K. Patrick Ober, MD

He saw that the girl was distraught. He had a plan for cheering her up. As soon as his words came out, though, the girl broke down in tears. He knew he had miscalculated.

He wanted to take his words back, but it was too late.


John Jackman was a dear friend of mine. No one could be gentler. He had a kind sense of humor and an easy way of making people laugh. He would never intentionally do anything to make another person cry, but it happened anyway, at least that one time.

I met John at Michigan State University. We became roommates. I was the out-of-state kid from Florida. He was a native of Michigan. One spring break, he took me to stay with his family in his small hometown outside Detroit so I would be fed and watered for a week.

After college, we went our separate ways. I went off in pursuit of a medical degree. John stayed at Michigan State to earn his Ph.D. in entomology. He joined the faculty at Texas A&M, where he was brilliant. He wrote books. He wrote A Field Guide to Common Texas Insects. He wrote A Field Guide to Spiders and Scorpions of Texas. I was proud to have a friend who could identify every insect, spider, or scorpion in the great state of Texas.

We never saw each other again after our college careers ended (excerpt for when John was a groomsman in my wedding), but we kept up with each other regularly through the years.

John died in 2008, and the world immediately became a lesser place. “John was known and loved by everyone who crossed his path,” his department chairman said. “His smile was contagious, and his laugh infectious.”

Yep. That was the same John I knew.

Even so, the fact remains – he had made the girl cry.


He committed his faux pas when he was a 17-year-old boy. He climbed aboard the school bus, and he noticed the 16-year-old girl sitting by herself. The bus was raucous, except for her silence. She looked despondent. She had always seemed a loner, and the others rarely paid attention to her. That day, though, she seemed unnaturally sad. Everyone else on the bus ignored her, but John noticed her.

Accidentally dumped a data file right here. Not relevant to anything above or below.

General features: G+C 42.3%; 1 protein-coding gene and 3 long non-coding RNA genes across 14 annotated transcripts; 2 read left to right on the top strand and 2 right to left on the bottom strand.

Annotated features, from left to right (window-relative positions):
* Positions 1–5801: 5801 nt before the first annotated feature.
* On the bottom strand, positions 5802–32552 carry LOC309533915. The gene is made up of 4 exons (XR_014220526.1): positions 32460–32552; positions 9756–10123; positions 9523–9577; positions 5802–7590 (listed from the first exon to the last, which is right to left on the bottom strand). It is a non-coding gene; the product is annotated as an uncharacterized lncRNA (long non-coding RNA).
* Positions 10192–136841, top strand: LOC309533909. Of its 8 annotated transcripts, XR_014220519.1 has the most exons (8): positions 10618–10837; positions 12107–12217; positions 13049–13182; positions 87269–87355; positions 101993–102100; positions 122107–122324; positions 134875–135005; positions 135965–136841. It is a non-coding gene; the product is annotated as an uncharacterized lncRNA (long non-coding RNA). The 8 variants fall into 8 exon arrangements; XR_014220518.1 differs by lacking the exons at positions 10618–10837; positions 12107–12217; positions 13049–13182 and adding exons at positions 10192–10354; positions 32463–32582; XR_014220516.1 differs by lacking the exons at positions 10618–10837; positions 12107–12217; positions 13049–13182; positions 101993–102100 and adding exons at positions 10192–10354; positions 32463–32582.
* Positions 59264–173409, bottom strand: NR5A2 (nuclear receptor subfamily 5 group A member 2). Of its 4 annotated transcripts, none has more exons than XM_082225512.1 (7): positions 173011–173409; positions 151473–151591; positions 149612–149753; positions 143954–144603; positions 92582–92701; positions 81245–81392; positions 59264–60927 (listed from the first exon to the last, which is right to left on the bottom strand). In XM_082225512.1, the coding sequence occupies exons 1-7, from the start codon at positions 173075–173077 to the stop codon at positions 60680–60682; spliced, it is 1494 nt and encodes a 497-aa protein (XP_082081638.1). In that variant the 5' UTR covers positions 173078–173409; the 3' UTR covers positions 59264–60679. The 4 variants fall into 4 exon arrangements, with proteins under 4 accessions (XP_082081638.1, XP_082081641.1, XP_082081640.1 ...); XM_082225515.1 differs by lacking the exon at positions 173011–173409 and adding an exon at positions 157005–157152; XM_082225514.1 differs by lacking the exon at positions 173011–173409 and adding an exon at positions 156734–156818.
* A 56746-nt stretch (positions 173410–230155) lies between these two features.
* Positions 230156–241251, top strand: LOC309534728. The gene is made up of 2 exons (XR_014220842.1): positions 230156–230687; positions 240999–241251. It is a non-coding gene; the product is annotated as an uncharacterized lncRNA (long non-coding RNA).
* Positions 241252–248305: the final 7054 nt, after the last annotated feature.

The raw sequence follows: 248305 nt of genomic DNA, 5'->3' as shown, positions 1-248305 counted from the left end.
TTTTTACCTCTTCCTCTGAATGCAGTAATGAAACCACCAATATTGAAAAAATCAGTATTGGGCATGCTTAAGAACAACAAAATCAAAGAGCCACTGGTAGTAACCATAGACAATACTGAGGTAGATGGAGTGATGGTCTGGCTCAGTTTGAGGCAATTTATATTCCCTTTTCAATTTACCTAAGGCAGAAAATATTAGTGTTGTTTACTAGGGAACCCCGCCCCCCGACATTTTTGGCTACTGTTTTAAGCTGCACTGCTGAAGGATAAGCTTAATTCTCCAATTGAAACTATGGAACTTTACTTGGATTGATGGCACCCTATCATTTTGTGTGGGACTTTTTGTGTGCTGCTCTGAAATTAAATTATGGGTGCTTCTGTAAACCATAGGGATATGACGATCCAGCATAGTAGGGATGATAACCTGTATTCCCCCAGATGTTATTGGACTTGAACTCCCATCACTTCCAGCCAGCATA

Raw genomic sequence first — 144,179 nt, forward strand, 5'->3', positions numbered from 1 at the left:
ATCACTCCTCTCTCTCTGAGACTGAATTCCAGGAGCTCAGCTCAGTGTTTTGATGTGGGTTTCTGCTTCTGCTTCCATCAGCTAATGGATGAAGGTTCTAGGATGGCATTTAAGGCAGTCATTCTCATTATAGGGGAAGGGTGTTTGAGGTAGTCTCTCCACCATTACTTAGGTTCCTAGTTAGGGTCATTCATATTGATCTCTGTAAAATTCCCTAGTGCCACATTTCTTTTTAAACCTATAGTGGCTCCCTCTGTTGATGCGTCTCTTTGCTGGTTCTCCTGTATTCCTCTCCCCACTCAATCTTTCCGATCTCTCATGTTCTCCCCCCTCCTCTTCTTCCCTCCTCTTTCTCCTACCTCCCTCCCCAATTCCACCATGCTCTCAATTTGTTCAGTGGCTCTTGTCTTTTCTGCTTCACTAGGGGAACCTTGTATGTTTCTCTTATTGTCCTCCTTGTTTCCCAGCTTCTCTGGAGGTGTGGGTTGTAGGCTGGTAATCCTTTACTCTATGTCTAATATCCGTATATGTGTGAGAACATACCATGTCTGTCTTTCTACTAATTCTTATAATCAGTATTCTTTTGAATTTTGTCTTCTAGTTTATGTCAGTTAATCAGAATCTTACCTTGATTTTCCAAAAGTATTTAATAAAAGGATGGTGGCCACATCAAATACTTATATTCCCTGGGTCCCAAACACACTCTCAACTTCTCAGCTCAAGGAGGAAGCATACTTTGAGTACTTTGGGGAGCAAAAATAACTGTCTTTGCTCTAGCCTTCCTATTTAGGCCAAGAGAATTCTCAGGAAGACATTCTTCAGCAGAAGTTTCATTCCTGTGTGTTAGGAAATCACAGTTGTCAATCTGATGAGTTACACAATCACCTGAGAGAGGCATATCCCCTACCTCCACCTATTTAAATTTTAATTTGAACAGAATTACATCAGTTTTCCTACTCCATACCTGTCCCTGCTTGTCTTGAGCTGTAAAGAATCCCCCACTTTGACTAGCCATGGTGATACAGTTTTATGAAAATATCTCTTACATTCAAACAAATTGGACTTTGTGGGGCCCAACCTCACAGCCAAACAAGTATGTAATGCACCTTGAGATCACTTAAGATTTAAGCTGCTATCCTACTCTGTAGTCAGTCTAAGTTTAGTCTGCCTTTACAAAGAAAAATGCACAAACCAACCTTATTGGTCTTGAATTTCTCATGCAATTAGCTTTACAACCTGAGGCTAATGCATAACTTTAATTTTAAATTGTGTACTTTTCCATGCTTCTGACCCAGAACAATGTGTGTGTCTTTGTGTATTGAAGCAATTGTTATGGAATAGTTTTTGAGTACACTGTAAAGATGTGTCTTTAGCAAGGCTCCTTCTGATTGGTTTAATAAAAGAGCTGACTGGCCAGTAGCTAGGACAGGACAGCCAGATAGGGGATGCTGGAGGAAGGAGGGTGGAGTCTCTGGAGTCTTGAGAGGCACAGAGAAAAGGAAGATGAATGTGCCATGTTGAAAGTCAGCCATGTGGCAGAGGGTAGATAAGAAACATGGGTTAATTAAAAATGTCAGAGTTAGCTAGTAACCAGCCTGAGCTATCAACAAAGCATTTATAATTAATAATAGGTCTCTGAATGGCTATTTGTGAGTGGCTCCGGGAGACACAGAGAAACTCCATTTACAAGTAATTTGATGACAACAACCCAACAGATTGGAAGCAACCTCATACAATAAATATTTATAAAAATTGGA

John, as I mentioned, had a way of cheering people up. He used humor to put things in perspective. He came from a large family, and he knew about the dramas that can play out in the lives of 16-year-old girls. He knew how easy it is for any of us to magnify trivial things. He knew that, whatever was weighing on her mind, it was not a big thing in the grand scheme of the universe. She would get over it, and she would realize her silliness in letting it ruin her day.

John decided to jumpstart the recovery process for her. He remembered a clever line he had used before with great success. It was perfect. It would let her see that her worry of the moment was miniscule compared to the truly terrible things that happen in the world. He would make her smile, and his humor would salvage her day. It would be an act of kindness.

He caught her attention.

“Hey!” he began, in a soft tone, interrupting her reverie. 

She looked up, startled, and waited for him to continue. Then he said the words that would help her see that there were far greater tragedies in the world than whatever was on her mind right now.

“What’s the matter with you?” he asked, with a kind smile. “Did your dog die?”

It was the perfect tongue-in-cheek gambit. It had worked before. She would realize that her imagined tragedy was a small thing, a tiny thing, an unimportant thing, not at all not the kind of major calamity that – for example – the death of a beloved pet would be.

The anticipated grin didn’t come. The insight did not occur.

The sad girl broke out into profuse, uninterruptible, and agitated bawling.

After a few minutes, she composed herself enough to tell him the reason for her grief.

Her dog HAD died.


I wish I had asked what had happened next. I didn’t. John, ever self-effacing, told the story to me during a late-night study break during final exam week. We conjectured [“what were the odds of that!?”] and we mused [“why do our best-intentioned actions sometimes blow up in our face so badly?”], and then we went back to the books.

I think I know how it played out, though.

John would have apologized profusely for his error, so cruel in its innocence.

The sad and lonely girl would have discovered that at least one person on the bus noticed her pain and cared about her enough to talk to her. Her soul would have started to heal because of John’s awkwardly delivered act of intended kindness.

In the final analysis, John’s words didn’t really matter.

His act of caring did.

            October 21, 2015

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